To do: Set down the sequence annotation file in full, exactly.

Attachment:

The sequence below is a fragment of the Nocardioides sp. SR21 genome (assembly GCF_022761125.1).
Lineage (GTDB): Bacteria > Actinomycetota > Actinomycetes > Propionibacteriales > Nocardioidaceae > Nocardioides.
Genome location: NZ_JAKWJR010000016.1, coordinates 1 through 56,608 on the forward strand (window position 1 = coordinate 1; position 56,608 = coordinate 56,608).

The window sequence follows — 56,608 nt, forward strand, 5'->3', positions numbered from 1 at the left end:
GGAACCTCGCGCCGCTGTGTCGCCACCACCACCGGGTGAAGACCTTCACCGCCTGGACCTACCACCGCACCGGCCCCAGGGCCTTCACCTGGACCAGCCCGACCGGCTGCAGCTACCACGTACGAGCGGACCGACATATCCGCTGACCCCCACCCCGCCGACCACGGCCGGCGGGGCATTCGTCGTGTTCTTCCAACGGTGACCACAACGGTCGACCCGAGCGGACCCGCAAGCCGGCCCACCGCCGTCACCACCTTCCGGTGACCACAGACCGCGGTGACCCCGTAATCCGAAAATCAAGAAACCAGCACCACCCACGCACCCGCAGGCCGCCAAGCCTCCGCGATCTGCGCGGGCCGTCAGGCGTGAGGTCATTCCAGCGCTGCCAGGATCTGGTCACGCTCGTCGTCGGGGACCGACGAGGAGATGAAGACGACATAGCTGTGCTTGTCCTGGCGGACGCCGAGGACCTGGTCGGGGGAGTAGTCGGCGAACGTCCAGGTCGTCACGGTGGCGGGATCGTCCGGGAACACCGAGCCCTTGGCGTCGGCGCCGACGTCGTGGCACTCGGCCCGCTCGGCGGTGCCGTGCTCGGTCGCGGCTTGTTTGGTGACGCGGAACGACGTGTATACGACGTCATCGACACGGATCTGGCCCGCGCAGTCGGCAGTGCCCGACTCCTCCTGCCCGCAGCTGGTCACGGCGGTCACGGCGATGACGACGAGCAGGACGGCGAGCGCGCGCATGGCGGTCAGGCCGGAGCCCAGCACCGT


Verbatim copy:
The sequence below is a fragment of the Nocardioides sp. SR21 genome (assembly GCF_022761125.1).
Lineage (GTDB): Bacteria > Actinomycetota > Actinomycetes > Propionibacteriales > Nocardioidaceae > Nocardioides.
Genome location: NZ_JAKWJR010000016.1, coordinates 1 through 56,608 on the forward strand (window position 1 = coordinate 1; position 56,608 = coordinate 56,608).

The window sequence follows — 56,608 nt, forward strand, 5'->3', positions numbered from 1 at the left end:
GGAACCTCGCGCCGCTGTGTCGCCACCACCACCGGGTGAAGACCTTCACCGCCTGGACCTACCACCGCACCGGCCCCAGGGCCTTCACCTGGACCAGCCCGACCGGCTGCAGCTACCACGTACGAGCGGACCGACATATCCGCTGACCCCCACCCCGCCGACCACGGCCGGCGGGGCATTCGTCGTGTTCTTCCAACGGTGACCACAACGGTCGACCCGAGCGGACCCGCAAGCCGGCCCACCGCCGTCACCACCTTCCGGTGACCACAGACCGCGGTGACCCCGTAATCCGAAAATCAAGAAACCAGCACCACCCACGCACCCGCAGGCCGCCAAGCCTCCGCGATCTGCGCGGGCCGTCAGGCGTGAGGTCATTCCAGCGCTGCCAGGATCTGGTCACGCTCGTCGTCGGGGACCGACGAGGAGATGAAGACGACATAGCTGTGCTTGTCCTGGCGGACGCCGAGGACCTGGTCGGGGGAGTAGTCGGCGAACGTCCAGGTCGTCACGGTGGCGGGATCGTCCGGGAACACCGAGCCCTTGGCGTCGGCGCCGACGTCGTGGCACTCGGCCCGCTCGGCGGTGCCGTGCTCGGTCGCGGCTTGTTTGGTGACGCGGAACGACGTGTATACGACGTCATCGACACGGATCTGGCCCGCGCAGTCGGCAGTGCCCGACTCCTCCTGCCCGCAGCTGGTCACGGCGGTCACGGCGATGACGACGAGCAGGACGGCGAGCGCGCGCATGGCGGTCAGGCCGGAGCCCAGCACCGT